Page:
We cannot rule out the possibility that our results are driven by better-managed firms choosing locations close to universities. But we partially address this concern by showing that there is no differential effect for firms that are founded after their nearest university, and by considering within-firm variation as an extension to the skill premium analysis.

Of course, it could be that universities are just educating better managers or providing consultancy services to local firms. If that were the case, we would expect the relationships between management practices and university proximity to be stronger for universities with business schools, but this is not evident in the data. We find no evidence of heterogeneity in our effects for universities offering different disciplines, including management, business or economics courses.

On a sub-sample of firms where performance data are available, we also go one step further to examine whether there is evidence that a skilled workforce is associated with good management practices because skills increase the marginal benefit of their adoption. This is tested using interactions between workforce skills and management practices.

We estimate simple production functions including firm degree share, and then external skills measures (distance to university and regional skill premium) and their interaction with management practices. Here we find more tentative evidence of complementarities in the case of single-plant firms only, which is consistent with the finding that plant-specific locational measures of skill supply appear more relevant in such cases.

Implications for industrial policy

Our finding that firms closer to universities have a more highly skilled workforce and better management practices is relevant for policy-makers seeking to maximise the positive impacts that universities have on their local firms and economies (Azmat et al, 2018).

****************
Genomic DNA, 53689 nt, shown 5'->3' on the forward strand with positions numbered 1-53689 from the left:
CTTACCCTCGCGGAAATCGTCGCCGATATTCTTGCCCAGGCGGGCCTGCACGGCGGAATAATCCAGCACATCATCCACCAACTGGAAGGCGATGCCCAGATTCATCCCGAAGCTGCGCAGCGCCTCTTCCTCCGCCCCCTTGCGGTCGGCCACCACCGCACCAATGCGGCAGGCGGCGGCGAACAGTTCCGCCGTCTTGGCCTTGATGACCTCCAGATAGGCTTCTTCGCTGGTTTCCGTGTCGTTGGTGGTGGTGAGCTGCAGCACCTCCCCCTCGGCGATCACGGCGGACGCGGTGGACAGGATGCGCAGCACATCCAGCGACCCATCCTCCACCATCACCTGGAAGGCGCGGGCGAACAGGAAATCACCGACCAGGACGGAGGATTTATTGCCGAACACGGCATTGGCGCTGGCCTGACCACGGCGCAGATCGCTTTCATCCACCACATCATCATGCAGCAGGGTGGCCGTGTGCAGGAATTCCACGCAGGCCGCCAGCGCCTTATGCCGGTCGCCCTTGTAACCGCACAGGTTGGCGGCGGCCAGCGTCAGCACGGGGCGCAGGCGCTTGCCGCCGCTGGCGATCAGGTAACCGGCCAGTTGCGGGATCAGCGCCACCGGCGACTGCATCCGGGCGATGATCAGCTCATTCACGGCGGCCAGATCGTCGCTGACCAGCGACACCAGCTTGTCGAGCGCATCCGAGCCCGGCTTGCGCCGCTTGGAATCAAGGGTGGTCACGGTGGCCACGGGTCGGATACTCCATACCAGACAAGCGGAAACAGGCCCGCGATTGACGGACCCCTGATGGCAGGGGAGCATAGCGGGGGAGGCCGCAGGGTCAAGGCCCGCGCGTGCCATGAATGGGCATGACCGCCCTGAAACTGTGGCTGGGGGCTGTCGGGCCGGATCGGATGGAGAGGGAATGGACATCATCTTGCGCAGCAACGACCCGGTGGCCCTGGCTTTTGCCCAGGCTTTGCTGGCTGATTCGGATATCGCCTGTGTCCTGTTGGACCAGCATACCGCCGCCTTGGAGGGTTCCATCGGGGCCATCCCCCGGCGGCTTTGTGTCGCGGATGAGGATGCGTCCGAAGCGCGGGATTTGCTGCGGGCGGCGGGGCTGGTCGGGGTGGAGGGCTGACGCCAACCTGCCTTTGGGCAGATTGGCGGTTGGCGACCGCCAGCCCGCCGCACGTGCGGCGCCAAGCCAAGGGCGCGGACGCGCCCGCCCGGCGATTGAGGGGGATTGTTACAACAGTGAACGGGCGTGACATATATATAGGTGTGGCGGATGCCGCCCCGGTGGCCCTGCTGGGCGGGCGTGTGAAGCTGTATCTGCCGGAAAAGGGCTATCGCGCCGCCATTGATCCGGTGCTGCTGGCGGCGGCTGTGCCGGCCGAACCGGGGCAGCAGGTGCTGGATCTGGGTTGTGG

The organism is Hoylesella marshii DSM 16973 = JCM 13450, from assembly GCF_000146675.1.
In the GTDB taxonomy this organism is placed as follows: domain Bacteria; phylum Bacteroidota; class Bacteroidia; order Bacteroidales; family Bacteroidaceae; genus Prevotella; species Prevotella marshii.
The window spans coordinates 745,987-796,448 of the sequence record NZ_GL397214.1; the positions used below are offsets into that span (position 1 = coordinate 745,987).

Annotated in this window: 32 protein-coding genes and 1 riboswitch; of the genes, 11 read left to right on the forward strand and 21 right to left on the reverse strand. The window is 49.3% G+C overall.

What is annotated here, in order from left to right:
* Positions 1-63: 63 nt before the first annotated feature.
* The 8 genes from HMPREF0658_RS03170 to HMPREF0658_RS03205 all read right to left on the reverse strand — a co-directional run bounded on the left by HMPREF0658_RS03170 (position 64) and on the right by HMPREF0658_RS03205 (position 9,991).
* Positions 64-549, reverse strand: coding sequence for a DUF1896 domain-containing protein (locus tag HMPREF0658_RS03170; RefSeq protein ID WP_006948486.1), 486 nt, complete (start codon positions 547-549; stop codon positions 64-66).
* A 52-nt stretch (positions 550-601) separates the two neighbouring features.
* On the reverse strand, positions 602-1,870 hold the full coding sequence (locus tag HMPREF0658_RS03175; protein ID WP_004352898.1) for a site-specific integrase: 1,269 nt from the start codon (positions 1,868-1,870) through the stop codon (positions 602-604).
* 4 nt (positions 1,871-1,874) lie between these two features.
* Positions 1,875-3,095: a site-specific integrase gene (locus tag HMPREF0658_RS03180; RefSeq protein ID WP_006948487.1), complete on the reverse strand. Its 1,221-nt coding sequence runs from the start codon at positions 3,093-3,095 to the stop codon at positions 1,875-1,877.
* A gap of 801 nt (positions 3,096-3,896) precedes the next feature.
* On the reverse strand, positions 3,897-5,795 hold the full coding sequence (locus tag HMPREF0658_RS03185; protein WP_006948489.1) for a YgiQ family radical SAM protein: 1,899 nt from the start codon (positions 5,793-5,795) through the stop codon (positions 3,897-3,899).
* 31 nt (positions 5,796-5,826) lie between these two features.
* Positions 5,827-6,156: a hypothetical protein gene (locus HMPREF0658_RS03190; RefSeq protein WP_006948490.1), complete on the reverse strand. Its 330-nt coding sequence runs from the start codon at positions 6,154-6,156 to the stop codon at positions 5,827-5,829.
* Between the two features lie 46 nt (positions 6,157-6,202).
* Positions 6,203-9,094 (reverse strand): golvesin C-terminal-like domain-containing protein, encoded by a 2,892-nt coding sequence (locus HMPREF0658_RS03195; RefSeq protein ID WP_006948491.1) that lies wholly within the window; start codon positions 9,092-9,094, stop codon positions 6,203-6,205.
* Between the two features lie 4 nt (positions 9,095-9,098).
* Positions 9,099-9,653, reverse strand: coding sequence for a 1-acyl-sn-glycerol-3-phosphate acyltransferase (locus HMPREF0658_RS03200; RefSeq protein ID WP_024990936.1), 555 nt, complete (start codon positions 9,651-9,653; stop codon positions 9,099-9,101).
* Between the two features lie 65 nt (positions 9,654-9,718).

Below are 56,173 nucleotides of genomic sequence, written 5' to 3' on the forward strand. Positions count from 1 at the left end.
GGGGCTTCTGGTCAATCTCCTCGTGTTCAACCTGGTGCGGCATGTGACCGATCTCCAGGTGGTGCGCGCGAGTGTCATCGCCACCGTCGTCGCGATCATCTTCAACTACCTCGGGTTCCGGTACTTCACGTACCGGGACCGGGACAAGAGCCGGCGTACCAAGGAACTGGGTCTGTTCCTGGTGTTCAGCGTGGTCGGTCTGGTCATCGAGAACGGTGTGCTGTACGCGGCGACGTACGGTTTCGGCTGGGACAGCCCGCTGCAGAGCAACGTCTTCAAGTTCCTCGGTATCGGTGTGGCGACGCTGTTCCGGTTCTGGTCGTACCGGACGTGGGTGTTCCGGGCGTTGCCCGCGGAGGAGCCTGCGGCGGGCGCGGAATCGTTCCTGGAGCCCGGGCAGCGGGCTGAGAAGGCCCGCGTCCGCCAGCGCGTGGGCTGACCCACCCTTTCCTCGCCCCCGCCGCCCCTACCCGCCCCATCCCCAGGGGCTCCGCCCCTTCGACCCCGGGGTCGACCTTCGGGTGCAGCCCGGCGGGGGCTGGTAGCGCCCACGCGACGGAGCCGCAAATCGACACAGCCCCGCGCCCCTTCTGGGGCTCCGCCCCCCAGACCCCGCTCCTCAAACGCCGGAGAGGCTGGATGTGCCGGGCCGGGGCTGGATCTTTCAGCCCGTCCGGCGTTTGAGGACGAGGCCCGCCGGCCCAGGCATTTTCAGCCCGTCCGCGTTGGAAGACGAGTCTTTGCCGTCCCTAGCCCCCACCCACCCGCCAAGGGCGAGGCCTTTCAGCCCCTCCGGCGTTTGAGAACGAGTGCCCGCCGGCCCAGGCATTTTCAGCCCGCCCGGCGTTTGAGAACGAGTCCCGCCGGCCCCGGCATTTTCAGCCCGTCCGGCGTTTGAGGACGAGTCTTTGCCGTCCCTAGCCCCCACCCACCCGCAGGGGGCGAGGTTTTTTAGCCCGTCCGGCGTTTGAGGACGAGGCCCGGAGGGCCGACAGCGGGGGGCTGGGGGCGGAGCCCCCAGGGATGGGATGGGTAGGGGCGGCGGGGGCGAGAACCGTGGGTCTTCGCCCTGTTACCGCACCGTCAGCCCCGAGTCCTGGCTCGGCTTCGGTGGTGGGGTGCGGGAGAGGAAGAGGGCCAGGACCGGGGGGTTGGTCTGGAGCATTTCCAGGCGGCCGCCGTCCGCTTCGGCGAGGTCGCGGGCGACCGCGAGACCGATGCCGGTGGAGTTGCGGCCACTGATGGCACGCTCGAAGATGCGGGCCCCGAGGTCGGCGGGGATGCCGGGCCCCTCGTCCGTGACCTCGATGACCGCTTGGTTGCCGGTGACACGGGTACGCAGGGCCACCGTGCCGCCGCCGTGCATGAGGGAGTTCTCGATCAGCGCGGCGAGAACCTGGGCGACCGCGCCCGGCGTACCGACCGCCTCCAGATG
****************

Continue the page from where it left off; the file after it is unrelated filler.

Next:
More generally, the evidence that management and workforce skills are complementary implies that policies to raise human capital not only raise productivity via a direct impact on worker skills, but also via an indirect effect as firms with a skilled workforce are more likely to adopt better management practices.

In addition, it implies that the pay-offs from implementing policies to raise general human capital and policies specifically aimed at improving management practices (such as managerial training) are higher when such policies are implemented together.

An important question for future research is to understand what kinds of skills matter. The measure of firm-level human capital used in our study (degree share) does not account for skills acquired from vocational education or on-the-job training. Policy-makers need to understand better the specific types of skill that are relevant with respect to modern management practices, and how these can best be acquired.

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Notes:


Andy Feng is at the Ministry of Trade and Industry, Government of Singapore. From 2010 to 2013 he was also a research assistant at LSE’s Centre for Economic Performance.

 

 

Anna Valero is an ESRC innovation fellow at the CEP. She received her PhD in economics at the LSE in 2018. Her research is focused on the drivers of productivity and innovation, and in particular the role of skills and universities in explaining differences in economic performance between firms and regions. Anna has also been working on UK productivity and industrial strategy more broadly, and in 2017 was a research director for the LSE Growth Commission. Previously, Anna was a manager at Deloitte’s Economic Consulting practice.